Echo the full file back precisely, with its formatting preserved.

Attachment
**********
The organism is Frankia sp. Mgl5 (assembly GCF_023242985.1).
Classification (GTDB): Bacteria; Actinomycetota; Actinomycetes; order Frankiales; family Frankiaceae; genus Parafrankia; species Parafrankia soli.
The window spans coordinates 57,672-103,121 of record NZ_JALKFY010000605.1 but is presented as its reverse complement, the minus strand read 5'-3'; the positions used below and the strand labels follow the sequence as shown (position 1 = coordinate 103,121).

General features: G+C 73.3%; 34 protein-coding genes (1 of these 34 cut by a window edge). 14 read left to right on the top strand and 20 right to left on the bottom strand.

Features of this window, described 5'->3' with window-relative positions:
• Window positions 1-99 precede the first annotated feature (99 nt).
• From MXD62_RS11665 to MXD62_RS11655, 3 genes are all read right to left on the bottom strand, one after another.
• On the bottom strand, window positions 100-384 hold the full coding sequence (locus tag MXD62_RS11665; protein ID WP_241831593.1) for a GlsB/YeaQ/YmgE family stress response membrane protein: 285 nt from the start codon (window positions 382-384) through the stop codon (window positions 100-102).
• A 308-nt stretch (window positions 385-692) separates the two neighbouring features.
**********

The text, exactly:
The organism is Frankia sp. Mgl5 (assembly GCF_023242985.1).
Classification (GTDB): Bacteria; Actinomycetota; Actinomycetes; order Frankiales; family Frankiaceae; genus Parafrankia; species Parafrankia soli.
The window spans coordinates 57,672-103,121 of record NZ_JALKFY010000605.1 but is presented as its reverse complement, the minus strand read 5'-3'; the positions used below and the strand labels follow the sequence as shown (position 1 = coordinate 103,121).

General features: G+C 73.3%; 34 protein-coding genes (1 of these 34 cut by a window edge). 14 read left to right on the top strand and 20 right to left on the bottom strand.

Features of this window, described 5'->3' with window-relative positions:
• Window positions 1-99 precede the first annotated feature (99 nt).
• From MXD62_RS11665 to MXD62_RS11655, 3 genes are all read right to left on the bottom strand, one after another.
• On the bottom strand, window positions 100-384 hold the full coding sequence (locus tag MXD62_RS11665; protein ID WP_241831593.1) for a GlsB/YeaQ/YmgE family stress response membrane protein: 285 nt from the start codon (window positions 382-384) through the stop codon (window positions 100-102).
• A 308-nt stretch (window positions 385-692) separates the two neighbouring features.